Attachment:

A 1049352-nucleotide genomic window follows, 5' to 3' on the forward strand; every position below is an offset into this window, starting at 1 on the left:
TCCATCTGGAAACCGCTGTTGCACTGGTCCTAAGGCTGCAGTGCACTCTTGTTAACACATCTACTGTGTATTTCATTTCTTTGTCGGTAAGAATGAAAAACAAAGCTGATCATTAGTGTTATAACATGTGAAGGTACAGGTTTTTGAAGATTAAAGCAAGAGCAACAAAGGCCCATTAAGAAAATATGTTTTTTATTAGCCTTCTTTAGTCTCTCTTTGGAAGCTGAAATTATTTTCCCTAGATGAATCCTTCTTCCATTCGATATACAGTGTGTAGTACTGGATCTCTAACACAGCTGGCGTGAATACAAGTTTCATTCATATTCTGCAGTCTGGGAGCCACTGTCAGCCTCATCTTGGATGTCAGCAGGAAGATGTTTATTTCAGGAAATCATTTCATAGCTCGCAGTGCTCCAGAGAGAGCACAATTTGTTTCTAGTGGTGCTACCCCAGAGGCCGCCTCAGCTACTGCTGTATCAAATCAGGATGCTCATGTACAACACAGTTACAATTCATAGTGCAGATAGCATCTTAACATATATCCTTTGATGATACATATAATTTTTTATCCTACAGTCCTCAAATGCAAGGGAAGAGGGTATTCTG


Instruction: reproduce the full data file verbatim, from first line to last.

A 1049352-nucleotide genomic window follows, 5' to 3' on the forward strand; every position below is an offset into this window, starting at 1 on the left:
TCCATCTGGAAACCGCTGTTGCACTGGTCCTAAGGCTGCAGTGCACTCTTGTTAACACATCTACTGTGTATTTCATTTCTTTGTCGGTAAGAATGAAAAACAAAGCTGATCATTAGTGTTATAACATGTGAAGGTACAGGTTTTTGAAGATTAAAGCAAGAGCAACAAAGGCCCATTAAGAAAATATGTTTTTTATTAGCCTTCTTTAGTCTCTCTTTGGAAGCTGAAATTATTTTCCCTAGATGAATCCTTCTTCCATTCGATATACAGTGTGTAGTACTGGATCTCTAACACAGCTGGCGTGAATACAAGTTTCATTCATATTCTGCAGTCTGGGAGCCACTGTCAGCCTCATCTTGGATGTCAGCAGGAAGATGTTTATTTCAGGAAATCATTTCATAGCTCGCAGTGCTCCAGAGAGAGCACAATTTGTTTCTAGTGGTGCTACCCCAGAGGCCGCCTCAGCTACTGCTGTATCAAATCAGGATGCTCATGTACAACACAGTTACAATTCATAGTGCAGATAGCATCTTAACATATATCCTTTGATGATACATATAATTTTTTATCCTACAGTCCTCAAATGCAAGGGAAGAGGGTATTCTG